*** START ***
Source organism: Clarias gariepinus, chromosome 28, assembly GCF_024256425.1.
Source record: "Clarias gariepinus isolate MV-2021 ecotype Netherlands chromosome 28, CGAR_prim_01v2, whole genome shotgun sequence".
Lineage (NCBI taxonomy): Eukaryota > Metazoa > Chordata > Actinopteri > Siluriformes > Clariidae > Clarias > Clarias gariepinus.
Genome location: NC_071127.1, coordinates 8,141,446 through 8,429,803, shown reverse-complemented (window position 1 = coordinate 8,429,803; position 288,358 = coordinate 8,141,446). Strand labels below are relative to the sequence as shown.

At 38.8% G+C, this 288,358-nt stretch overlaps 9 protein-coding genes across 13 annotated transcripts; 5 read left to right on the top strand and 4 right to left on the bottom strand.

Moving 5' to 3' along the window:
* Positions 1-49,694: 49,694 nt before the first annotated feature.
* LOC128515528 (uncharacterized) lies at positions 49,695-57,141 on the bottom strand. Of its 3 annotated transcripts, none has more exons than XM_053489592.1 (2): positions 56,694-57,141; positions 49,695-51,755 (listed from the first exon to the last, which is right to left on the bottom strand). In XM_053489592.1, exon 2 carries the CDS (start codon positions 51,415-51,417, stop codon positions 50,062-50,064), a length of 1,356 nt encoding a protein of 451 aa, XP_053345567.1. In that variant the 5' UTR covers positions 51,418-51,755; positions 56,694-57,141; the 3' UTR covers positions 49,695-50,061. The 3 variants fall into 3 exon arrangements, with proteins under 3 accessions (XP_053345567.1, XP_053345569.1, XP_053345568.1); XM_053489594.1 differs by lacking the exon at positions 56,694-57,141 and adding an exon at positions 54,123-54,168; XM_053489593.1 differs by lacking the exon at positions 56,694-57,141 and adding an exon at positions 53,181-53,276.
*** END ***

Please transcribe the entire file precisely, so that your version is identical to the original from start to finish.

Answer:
Source organism: Clarias gariepinus, chromosome 28, assembly GCF_024256425.1.
Source record: "Clarias gariepinus isolate MV-2021 ecotype Netherlands chromosome 28, CGAR_prim_01v2, whole genome shotgun sequence".
Lineage (NCBI taxonomy): Eukaryota > Metazoa > Chordata > Actinopteri > Siluriformes > Clariidae > Clarias > Clarias gariepinus.
Genome location: NC_071127.1, coordinates 8,141,446 through 8,429,803, shown reverse-complemented (window position 1 = coordinate 8,429,803; position 288,358 = coordinate 8,141,446). Strand labels below are relative to the sequence as shown.

At 38.8% G+C, this 288,358-nt stretch overlaps 9 protein-coding genes across 13 annotated transcripts; 5 read left to right on the top strand and 4 right to left on the bottom strand.

Moving 5' to 3' along the window:
* Positions 1-49,694: 49,694 nt before the first annotated feature.
* LOC128515528 (uncharacterized) lies at positions 49,695-57,141 on the bottom strand. Of its 3 annotated transcripts, none has more exons than XM_053489592.1 (2): positions 56,694-57,141; positions 49,695-51,755 (listed from the first exon to the last, which is right to left on the bottom strand). In XM_053489592.1, exon 2 carries the CDS (start codon positions 51,415-51,417, stop codon positions 50,062-50,064), a length of 1,356 nt encoding a protein of 451 aa, XP_053345567.1. In that variant the 5' UTR covers positions 51,418-51,755; positions 56,694-57,141; the 3' UTR covers positions 49,695-50,061. The 3 variants fall into 3 exon arrangements, with proteins under 3 accessions (XP_053345567.1, XP_053345569.1, XP_053345568.1); XM_053489594.1 differs by lacking the exon at positions 56,694-57,141 and adding an exon at positions 54,123-54,168; XM_053489593.1 differs by lacking the exon at positions 56,694-57,141 and adding an exon at positions 53,181-53,276.